Well, I certainly didn't see this one coming. Green Book, which slipped below most people's radars at the Toronto International Film Festival, burst into the Oscar conversation just as TIFF was preparing to roll up its red carpet for another year. Starring part-time Idaho resident Viggo Mortensen (The Lord of the Rings trilogy) and Oscar-winner Mahershala Ali (Moonlight), Green Book takes us on an unlikely ride to tell the true tale of how an Italian-American wiseguy (Mortensen) is hired to be the personal driver of famed classical/jazz pianist Dr. Don Shirley (Ali). But this is not any ordinary chauffeur gig; this goombah has to transport Shirley on an eight-week concert tour through the Deep South in the early 1960s.
Now, you're probably familiar with blue books (that indicate the price of used or new cars), or so-called "little black books" (listing the phone numbers of paramours). But chances are, you've never heard of the Negro Motorist Green Book. Published in the mid-20th century, the Green Book listed hotels and restaurants where African-Americans were "accepted," particularly in the Jim Crow southern U.S. And indeed, the Green Book was close at hand as Shirley navigated the pre-Civil Rights era South, in spite of his wealth and acclaim. To that end, this fabulous new film, which is expected to be released in late November, shares an important chapter (quite literally) of American history. But Green Book is so much more satisfying. In fact, it includes quite a few scenes of gut-busting comedy. So, we should not be terribly surprised to learn that Green Book's director is Peter Farrelly—yes, of the Farrelly brothers, the wickedly successful comedy directing team of Kingpin, Dumb and Dumber and There's Something About Mary.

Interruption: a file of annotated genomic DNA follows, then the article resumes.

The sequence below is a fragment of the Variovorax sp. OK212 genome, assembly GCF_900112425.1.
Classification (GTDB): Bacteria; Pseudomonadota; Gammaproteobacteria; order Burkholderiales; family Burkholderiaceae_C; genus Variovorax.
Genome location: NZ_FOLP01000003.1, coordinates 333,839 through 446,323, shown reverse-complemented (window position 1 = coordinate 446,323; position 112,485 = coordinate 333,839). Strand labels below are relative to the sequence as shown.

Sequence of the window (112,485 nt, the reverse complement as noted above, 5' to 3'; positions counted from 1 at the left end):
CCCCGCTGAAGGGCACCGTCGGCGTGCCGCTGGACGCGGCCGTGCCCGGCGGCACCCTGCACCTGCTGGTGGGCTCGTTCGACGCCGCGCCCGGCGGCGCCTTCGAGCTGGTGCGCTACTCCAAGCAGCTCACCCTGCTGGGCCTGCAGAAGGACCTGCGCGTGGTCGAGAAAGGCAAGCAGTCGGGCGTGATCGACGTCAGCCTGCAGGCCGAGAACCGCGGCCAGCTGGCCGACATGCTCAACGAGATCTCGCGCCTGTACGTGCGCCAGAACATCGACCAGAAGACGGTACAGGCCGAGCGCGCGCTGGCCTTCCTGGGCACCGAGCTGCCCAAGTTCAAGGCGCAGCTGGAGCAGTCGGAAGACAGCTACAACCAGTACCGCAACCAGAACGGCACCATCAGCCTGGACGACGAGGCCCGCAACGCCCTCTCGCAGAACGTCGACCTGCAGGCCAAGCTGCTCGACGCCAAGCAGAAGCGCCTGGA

Suffice to say, I am unabashedly recommending Green Book to anyone who has wants to see one of the best films of the year. It checks all the boxes. Mortensen and Ali are terrific, so, don't be stunned if both get nominations come award season. Make no mistake: This is a big crowd-pleaser. Imagine, if you will, the best elements of, say, Driving Miss Daisy and Hidden Figures, with some well-placed laughs and unexpected tears added for a bit of much-needed spice.